FCC regulates the Tx power of gNB operating outdoors to 23 dBm/MHz, in the same way that they continue to perform AFC. The EIRP over the 320 MHz bandwidth of the channel (the maximum bandwidth of the channel) must not over 36 dBm. Outdoor UEs are able to send up to 17dBm/MHz however they are is subject to a 30 dBm EIRP limitation on channel bandwidth of 320 MHz.

Outdoor operation is restricted to the UNII-5 (5.925-6.425 GHz) and UNII-7 (6.525-6.875 GHz) bands. Indoor operations can be conducted in every UNII bands. i.e. the UNII-5/-6/-7/-8 and AFC is not required.

gNB for indoor operation are allowed to transmit 5 dBm/MHz. They are subject to a maximum 30 dBm EIRP limits for channel bandwidths of 320 MHz. Indoor UEs are able to transmit at -1 dBm/MHz, without exceeding the EIRP limit of 24 dBm for channel bandwidths of 320 MHz.

NR-U Deployment Option

Dual connectivity (DC) and Carrier Aggregation (CA) are two types of connectivity that are available to enable UE operation on unlicensed spectrum.

  • Dual connectivity (DC): When using the DC mode it is possible for a UE can share data with multiple gNBs/eNBs at once with one gNB/eNB being considered to be the primary one and the rest are considered secondary ones. Primary and secondary gNBs/eNBs are connected directly to the network core. 3GPP specifies bands within which multiple carriers are able to be launched.
  • Carrier Aggregation (CA): In the CA mode, an UE exchanges data via the same gNB/eNB using two or more non-contiguous component carriers , which could be inter-band or intra-band. In the intra-band CA principal and second carriers can be on the same band however, in inter-band CA the carriers may be located on different bands.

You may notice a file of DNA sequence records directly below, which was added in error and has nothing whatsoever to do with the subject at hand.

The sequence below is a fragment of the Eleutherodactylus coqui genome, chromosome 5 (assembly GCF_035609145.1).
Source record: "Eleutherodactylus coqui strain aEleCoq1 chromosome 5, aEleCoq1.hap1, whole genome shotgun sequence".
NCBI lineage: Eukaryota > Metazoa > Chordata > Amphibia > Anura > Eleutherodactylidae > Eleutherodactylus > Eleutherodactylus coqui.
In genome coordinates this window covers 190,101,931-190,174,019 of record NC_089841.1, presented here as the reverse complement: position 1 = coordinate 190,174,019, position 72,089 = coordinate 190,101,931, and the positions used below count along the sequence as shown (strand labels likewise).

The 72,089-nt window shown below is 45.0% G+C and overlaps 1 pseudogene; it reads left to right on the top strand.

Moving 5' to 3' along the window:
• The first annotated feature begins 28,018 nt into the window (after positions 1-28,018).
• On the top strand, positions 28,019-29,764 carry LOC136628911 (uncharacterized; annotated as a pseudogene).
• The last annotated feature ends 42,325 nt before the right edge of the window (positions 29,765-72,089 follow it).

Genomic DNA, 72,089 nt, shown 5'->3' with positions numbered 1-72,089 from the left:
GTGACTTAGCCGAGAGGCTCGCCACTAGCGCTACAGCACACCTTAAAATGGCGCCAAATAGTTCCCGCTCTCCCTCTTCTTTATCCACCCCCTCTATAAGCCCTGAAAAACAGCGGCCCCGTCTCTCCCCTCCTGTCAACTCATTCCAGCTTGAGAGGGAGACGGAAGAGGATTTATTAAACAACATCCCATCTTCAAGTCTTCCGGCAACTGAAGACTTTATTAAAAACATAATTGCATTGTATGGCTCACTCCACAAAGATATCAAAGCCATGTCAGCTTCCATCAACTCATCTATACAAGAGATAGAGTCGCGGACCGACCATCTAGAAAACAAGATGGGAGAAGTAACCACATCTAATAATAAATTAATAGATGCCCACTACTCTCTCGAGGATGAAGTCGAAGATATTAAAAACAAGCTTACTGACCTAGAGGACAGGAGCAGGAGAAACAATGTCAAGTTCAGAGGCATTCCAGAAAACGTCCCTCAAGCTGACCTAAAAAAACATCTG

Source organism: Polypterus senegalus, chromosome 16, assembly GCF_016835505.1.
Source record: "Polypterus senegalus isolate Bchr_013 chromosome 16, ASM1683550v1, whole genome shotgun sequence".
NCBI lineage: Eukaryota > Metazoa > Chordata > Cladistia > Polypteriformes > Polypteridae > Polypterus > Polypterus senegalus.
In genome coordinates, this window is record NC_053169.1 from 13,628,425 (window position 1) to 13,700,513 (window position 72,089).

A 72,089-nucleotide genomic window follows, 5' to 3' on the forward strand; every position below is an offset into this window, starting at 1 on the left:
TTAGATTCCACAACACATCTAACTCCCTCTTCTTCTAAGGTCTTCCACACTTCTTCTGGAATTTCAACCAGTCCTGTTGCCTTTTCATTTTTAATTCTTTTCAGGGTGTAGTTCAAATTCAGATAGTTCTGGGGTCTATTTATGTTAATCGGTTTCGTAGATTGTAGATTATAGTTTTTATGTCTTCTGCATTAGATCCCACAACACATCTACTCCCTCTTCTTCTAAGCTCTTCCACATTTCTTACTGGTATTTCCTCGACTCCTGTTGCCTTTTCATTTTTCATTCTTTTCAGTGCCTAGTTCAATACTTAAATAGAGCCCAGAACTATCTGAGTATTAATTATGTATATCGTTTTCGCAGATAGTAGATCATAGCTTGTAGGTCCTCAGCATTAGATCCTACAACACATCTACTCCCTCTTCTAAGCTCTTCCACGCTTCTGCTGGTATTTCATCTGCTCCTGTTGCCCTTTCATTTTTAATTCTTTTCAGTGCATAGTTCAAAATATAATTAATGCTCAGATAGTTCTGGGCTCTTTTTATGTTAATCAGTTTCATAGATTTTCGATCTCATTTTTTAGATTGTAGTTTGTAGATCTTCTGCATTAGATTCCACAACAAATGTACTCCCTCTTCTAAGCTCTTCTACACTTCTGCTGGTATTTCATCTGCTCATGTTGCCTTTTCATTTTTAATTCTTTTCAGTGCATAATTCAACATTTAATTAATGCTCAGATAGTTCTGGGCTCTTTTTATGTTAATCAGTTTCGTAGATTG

The CA mode increases the speed of transmission and the DC mode improves throughput and reliability, however it has the difficulty of connecting UEs to multiple cells. If you are using DC mode failing the master link doesn’t cause any harm to secondary links. Based on the type of link, DC or CA is employed to connect to UEs that are not licensed carriers, 3GPP provides following options for NR-U deployment explained below.

  • Scenario#1: (NR/NR-U LAA) CA mode that consists of a licensed carrier that is served by a 5G-NR cell as well as an unlicensed service provided by a 5G NR -U cell.


  • Scenario#2: (LTE/NR-U DC) DC mode that consists of a licensed carrier that is served through an LTE cell, and an unlicensed carrier that is served by a 5G NR-U phone.


  • Scenario#3: (NR-U Standalone) is a stand-alone mode comprised of an unlicensed carrier(s) provided by a 5G NR-U cellular. This scenario is beneficial in operating private networks.


  • Scenario#4: (NR/NR-U UL/DL) A combination of a licensed service provided by a 5G-NR cell to allow UL communications with an unlicensed service provided by a 5G NR-U mobile to enable DL communication.

  • Scenario#5: (NR/NR-U DC) DC mode consists of a licensed service provided by a 5G NR phone as well as an unlicensed service provided by a 5G NR-U phone.